With Bungie beginning the traditional pre-expansion parade of live Twitch streams illustrating how their online shooter/hybrid will evolve this September, the past month has been pretty exciting for Destiny fans. There has been good and bad. Most famously, the exotic merchant Xur sold the fabled Gjallarhorn rocket launcher (mere days after it finally dropped for me, no less) only for Bungie to announce that the weapon will not remain relevant in the end game of “Year Two”, as they are labeling it. But for all the small annoyances fans might find, Bungie has really been putting their best foot forward and showing us a game far different from vanilla Destiny.
What I have taken away the most from the reports, videos, and live streams is that Bungie has become far more comfortable with the “R” word they were so afraid of when initially advertising for the game. For a regular old dungeon junkie like myself, this is a very good thing. Indeed, I believe all players will be able to enjoy this game more come September.
One of the most obvious issues with vanilla Destiny (aside from a lack of native matchmaking) was that end game leveling was tied not to character progression but to the collection of a select few pieces of armor that had enough “light points” to increase your level to the max. The combination of the scarcity of such high level armor (for most of “Year One,” this was limited to raid gear) and the fact that it was only obtainable through a six-player game mode with no matchmaking created an environment where it was very easy to become a “forever 29” player. Not to mention, once you had that gear, there was no way to customize your layout without sacrificing a dip in your “light points.”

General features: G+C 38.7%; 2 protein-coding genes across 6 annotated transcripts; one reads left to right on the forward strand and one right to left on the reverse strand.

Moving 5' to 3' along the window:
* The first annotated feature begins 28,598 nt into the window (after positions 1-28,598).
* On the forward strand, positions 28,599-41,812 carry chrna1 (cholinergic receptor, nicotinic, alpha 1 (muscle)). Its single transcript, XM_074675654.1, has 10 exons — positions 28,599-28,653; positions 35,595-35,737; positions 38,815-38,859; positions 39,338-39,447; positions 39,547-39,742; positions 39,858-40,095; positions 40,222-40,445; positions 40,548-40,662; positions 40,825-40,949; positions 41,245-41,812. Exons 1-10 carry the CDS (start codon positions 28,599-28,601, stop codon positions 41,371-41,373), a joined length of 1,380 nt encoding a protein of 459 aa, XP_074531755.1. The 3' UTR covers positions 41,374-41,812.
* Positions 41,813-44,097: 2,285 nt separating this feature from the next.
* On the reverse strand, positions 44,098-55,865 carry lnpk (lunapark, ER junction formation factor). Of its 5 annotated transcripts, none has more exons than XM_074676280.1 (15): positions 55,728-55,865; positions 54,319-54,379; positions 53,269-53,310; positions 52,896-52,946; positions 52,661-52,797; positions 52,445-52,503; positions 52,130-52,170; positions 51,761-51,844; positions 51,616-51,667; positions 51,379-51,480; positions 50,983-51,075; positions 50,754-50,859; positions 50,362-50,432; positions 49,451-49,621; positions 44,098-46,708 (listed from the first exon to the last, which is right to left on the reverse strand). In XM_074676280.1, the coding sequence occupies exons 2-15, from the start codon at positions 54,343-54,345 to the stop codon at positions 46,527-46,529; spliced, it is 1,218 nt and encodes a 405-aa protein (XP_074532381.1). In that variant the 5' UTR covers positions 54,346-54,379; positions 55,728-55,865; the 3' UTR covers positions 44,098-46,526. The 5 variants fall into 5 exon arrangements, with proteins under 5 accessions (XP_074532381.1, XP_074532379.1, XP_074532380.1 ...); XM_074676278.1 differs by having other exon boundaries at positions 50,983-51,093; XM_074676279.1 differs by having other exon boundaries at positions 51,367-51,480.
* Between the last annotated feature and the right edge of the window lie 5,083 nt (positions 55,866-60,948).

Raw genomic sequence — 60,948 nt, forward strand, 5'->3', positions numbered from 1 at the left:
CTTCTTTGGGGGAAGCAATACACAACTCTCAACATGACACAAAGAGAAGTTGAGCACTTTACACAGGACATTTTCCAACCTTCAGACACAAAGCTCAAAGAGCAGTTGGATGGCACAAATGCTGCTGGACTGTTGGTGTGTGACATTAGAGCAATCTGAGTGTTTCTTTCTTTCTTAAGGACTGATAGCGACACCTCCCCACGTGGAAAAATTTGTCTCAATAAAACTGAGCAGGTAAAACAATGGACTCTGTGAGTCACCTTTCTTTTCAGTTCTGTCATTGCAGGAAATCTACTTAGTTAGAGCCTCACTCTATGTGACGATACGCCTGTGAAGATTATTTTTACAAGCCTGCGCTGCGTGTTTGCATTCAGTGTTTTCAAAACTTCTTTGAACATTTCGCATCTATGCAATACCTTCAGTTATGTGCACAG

Thank God, then, that one of the big reveals made these past weeks has been a decision made by Bungie to separate levels and “light levels.” In Destiny, levelling will now be done by earning (gasp) experience points! Experience points can be earned from anything and everything. Make sense? “Light level,” still relevant and still tied to gear, will now be an average of your attack and defense values across all equipment. So, in effect, it will be a power level (or, in other words, a statistic with actual meaning rather than simply a barrier to entry).
Forget for a moment that now any player can reach level 40, the new cap, by simply playing. Customization options have grown exponentially now that level progression won’t be hurt by removing one of a select few pieces of armor. Items that aren’t of the legendary or exotic classes may not remain relevant in the late game, assuming their statistics lend themselves to strengthening the player. On top of all of that, Ghost shells and new artifact items will carry stats as well, creating even more layers of uniqueness to each Guardian.
Destiny looks to be a far more interesting world to explore. Let’s not forget the new, streamlined questing mechanics, an increased focus on cinematic and IN GAME storytelling, doubled vault space, revamped faction systems, streamlined currencies and resources, as well as increased access to high level gear (almost everything can yield a legendary now) and revamped loot drops that consider what items you’ve already received to reduce duplication. While we have only seen these things in isolation, and will have to wait to see it all working together before passing proper judgement, it would appear that Bungie is looking to address most of the issues players have had during “Year One”.
For me, I can celebrate knowing in a month I’ll finally be able to properly min/max my Guardian. Time for a dance.
Be sure to stay tuned to Bungie on Twitch for more live streams. On 8/26, we’ll get our first in-depth look at the Dreadnaught, the primary zone which the expansion will be staged around, and on 9/02 we’ll finally get a glimpse at the mysterious new “Court of Oryx” public activity.